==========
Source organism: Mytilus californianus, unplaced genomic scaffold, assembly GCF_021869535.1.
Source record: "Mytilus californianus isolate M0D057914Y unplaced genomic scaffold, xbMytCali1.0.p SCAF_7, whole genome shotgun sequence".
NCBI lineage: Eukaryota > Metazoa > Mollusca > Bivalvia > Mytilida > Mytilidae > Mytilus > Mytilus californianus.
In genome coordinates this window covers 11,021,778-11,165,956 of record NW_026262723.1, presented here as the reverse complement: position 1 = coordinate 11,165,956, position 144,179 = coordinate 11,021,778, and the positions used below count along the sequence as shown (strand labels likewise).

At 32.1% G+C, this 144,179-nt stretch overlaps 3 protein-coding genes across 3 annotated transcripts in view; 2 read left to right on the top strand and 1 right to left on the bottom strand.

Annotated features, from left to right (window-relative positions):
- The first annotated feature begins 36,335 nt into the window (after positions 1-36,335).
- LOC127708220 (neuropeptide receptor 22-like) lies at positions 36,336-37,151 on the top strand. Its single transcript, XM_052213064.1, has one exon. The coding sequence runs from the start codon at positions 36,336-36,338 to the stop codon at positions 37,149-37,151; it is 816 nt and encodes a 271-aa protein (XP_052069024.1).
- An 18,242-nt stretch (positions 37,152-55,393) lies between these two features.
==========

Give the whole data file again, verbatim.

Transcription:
Source organism: Mytilus californianus, unplaced genomic scaffold, assembly GCF_021869535.1.
Source record: "Mytilus californianus isolate M0D057914Y unplaced genomic scaffold, xbMytCali1.0.p SCAF_7, whole genome shotgun sequence".
NCBI lineage: Eukaryota > Metazoa > Mollusca > Bivalvia > Mytilida > Mytilidae > Mytilus > Mytilus californianus.
In genome coordinates this window covers 11,021,778-11,165,956 of record NW_026262723.1, presented here as the reverse complement: position 1 = coordinate 11,165,956, position 144,179 = coordinate 11,021,778, and the positions used below count along the sequence as shown (strand labels likewise).

At 32.1% G+C, this 144,179-nt stretch overlaps 3 protein-coding genes across 3 annotated transcripts in view; 2 read left to right on the top strand and 1 right to left on the bottom strand.

Annotated features, from left to right (window-relative positions):
- The first annotated feature begins 36,335 nt into the window (after positions 1-36,335).
- LOC127708220 (neuropeptide receptor 22-like) lies at positions 36,336-37,151 on the top strand. Its single transcript, XM_052213064.1, has one exon. The coding sequence runs from the start codon at positions 36,336-36,338 to the stop codon at positions 37,149-37,151; it is 816 nt and encodes a 271-aa protein (XP_052069024.1).
- An 18,242-nt stretch (positions 37,152-55,393) lies between these two features.